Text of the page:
By Reid Wright
February 9, 2011
An old African proverb states that when elephants fight, the grass gets trampled.
U.S. Sen. John McCain, R-Ariz., addressed the Senate on Monday, advocating for a bill to cut the federal Essential Air Service program, which provides approximately $200 million in federal subsidies to airlines that provide services to rural airports like the Cortez Municipal Airport.
McCain argued the program is unnecessary, has outlived its purpose and promotes needless government spending.
In turn, Sen. Michael Bennet, D-Colo., called for support for a reauthorization bill to continue the Federal Aviation Administration Essential Service Program, as well as including measures to invest in the modernization of air traffic control systems and other capital improvements to rural airports.
“This bill will help make air travel more reliable and ensure that Colorado’s airports, big and small, continue to be economic engines for our state and communities,” Bennet said in a prepared statement released Monday. “The New FAA bill will help ease stress for travelers by bringing our badly outdated air traffic control system up to date. While security and safety remains a top priority, this bill will allow for more flights, fewer delays and greater opportunity for economic growth.”
The Essential Air Service program has come under fire by legislators repeatedly in the past but has managed to come out unscathed.
The program currently subsidizes Great Lakes Airlines to a tune of $1,847,657 per year to provide service to Cortez.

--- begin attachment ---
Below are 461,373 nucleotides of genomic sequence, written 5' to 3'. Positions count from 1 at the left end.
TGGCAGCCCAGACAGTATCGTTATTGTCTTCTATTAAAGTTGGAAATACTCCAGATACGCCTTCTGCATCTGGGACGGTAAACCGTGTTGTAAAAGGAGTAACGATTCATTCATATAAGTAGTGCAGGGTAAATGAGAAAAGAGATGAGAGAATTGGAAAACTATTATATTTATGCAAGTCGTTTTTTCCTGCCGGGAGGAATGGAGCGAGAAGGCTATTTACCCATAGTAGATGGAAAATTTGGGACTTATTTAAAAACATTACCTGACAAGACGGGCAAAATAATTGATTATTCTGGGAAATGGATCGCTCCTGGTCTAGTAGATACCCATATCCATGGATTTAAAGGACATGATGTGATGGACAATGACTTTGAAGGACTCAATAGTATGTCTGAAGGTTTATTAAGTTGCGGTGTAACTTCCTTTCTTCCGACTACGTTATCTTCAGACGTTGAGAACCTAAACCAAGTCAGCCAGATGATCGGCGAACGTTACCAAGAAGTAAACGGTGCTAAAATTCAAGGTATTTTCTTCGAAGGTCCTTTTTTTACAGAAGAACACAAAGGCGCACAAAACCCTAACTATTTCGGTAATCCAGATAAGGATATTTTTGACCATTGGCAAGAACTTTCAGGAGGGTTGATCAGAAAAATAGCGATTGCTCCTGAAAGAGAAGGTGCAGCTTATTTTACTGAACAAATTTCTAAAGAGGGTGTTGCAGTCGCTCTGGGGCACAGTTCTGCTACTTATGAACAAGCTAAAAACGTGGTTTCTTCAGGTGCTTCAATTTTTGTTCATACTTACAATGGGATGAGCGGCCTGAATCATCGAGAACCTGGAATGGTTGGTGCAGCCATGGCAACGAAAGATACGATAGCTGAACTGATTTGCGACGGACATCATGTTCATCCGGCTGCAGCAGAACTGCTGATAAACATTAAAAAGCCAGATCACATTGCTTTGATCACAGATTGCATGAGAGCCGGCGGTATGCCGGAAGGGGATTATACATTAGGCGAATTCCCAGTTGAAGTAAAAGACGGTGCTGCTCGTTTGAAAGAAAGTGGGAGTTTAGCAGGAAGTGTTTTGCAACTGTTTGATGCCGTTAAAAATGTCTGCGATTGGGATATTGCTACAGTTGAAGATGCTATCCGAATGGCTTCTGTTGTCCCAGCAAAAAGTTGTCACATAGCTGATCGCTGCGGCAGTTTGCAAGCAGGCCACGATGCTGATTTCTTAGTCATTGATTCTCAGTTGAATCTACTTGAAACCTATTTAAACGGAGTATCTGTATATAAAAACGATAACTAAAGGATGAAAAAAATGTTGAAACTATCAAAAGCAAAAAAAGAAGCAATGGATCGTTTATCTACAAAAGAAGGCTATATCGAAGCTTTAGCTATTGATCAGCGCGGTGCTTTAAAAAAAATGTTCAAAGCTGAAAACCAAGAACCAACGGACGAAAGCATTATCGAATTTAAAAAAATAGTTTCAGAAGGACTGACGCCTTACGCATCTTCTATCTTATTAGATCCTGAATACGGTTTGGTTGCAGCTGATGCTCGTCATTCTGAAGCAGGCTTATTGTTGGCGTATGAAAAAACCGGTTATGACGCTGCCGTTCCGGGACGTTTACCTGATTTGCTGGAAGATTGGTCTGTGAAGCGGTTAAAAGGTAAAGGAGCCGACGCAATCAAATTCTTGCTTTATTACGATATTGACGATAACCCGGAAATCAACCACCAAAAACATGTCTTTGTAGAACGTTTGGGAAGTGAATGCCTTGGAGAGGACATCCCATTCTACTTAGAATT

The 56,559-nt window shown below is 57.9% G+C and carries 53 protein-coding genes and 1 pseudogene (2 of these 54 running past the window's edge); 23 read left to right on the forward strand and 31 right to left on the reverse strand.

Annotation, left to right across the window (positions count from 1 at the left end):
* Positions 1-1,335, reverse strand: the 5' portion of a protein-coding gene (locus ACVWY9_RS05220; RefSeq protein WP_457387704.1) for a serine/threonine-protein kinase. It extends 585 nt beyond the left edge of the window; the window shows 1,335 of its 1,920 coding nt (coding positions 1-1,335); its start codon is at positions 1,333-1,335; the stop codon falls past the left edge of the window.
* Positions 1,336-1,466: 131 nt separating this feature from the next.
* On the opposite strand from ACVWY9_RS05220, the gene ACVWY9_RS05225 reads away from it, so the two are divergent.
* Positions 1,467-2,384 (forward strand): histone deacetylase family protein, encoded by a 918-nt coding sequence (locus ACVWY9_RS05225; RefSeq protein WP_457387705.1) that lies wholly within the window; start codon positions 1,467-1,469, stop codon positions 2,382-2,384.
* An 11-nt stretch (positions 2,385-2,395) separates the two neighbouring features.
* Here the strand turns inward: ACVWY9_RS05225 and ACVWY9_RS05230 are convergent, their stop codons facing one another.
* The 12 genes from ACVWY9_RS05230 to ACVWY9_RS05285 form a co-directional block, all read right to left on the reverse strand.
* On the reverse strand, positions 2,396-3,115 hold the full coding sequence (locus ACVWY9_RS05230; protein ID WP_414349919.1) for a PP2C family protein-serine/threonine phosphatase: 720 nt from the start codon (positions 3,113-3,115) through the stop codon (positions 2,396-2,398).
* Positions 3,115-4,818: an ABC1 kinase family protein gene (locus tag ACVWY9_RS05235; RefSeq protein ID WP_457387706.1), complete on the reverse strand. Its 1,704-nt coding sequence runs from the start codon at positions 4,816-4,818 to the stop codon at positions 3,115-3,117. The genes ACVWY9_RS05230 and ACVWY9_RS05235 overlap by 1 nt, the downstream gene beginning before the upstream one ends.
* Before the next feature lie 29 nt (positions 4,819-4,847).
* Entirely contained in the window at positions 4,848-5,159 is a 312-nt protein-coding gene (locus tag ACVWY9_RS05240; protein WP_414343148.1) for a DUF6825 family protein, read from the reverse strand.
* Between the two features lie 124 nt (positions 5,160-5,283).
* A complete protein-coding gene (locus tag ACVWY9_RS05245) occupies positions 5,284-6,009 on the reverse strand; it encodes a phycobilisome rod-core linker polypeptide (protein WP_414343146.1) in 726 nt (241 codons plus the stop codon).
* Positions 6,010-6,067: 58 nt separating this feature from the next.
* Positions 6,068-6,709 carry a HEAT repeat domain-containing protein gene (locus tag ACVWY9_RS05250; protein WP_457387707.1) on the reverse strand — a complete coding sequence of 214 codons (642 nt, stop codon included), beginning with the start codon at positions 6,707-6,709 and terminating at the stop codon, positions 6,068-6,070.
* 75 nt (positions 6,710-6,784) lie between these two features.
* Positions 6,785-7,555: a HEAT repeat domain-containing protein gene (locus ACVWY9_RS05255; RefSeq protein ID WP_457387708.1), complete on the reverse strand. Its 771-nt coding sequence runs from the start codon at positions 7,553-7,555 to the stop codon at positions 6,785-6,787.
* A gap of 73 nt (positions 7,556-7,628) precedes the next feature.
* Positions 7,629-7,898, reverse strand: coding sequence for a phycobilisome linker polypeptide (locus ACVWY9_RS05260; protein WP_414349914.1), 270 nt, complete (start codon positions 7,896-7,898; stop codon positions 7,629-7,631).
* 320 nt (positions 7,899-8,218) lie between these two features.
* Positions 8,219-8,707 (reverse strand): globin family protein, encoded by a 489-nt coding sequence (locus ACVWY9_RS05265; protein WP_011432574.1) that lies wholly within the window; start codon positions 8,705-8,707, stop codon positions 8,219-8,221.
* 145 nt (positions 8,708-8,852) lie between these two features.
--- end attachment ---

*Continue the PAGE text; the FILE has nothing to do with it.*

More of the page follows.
Great Lakes Airline officials could not be reached for comment regarding whether or not the airline will continue service to Cortez if the subsidy is cut.
Russ Machen, manager of the Cortez airport, said the local airport depends on Great Lakes for 70 percent of the airport’s revenues. The airline directly funds the airport through landing fees, passenger ticket tax, fuel sales and building rent. Indirectly, the airline supports car rentals and Transportation Safety Administration rent.
“Without the airline, we literally would have to wrap airport operations into another department and rely on (city of Cortez) General Fund support,” Machen wrote in an e-mail to City Manager Jay Harrington. “Right now, we make a small profit each year that enables us to meet our FAA and state grant obligations. Development here would come to a crawl, if not a halt, due to funding availability.”
The airport recently completed a $1.9 million runway shoulder improvement project with federal, state and local funds.
Harrington said the end of airline service to Cortez would not only impact the airport but also the entire community.
“Air service has been shown to be important to support local economies of rural communities throughout the state, particularly for a community like Cortez,” Harrington said. “Having air service to support the existing local businesses as well as the tourism economy is a major issue for folks who may be looking at relocating a business here, too.”
Cortez Mayor Dan Porter asked U.S. Rep. Scott Tipton, R-Cortez, about the issue at a town hall meeting hosted by the Congressman on Saturday at the Cortez Recreation Center.
“There’s going to be a lot of discussion going on,” Tipton said. “I don’t want to delude anybody. As as a community, we may have to step up somehow. I think we need to be aware that everybody’s ox is going to get gored some in this process.”
The Essential Service Program was created in 1978 after the deregulation of airline service. It subsidies as much as $5,223 per passenger in Ely, Nev., to as little as $9.21 per passenger in Thief River Falls, Minn.
Cortez Municipal Airport had 14,134 passengers who enplaned or deplaned in 2010, Machen said.
“Right now, the airport is self-sufficient in the city’s budget,” Harrington said. “If the essential air service went away, it would be a challenge for the city to keep the airport.”
The Associated Press contributed to this report.
Source: CORTEZ JOURNAL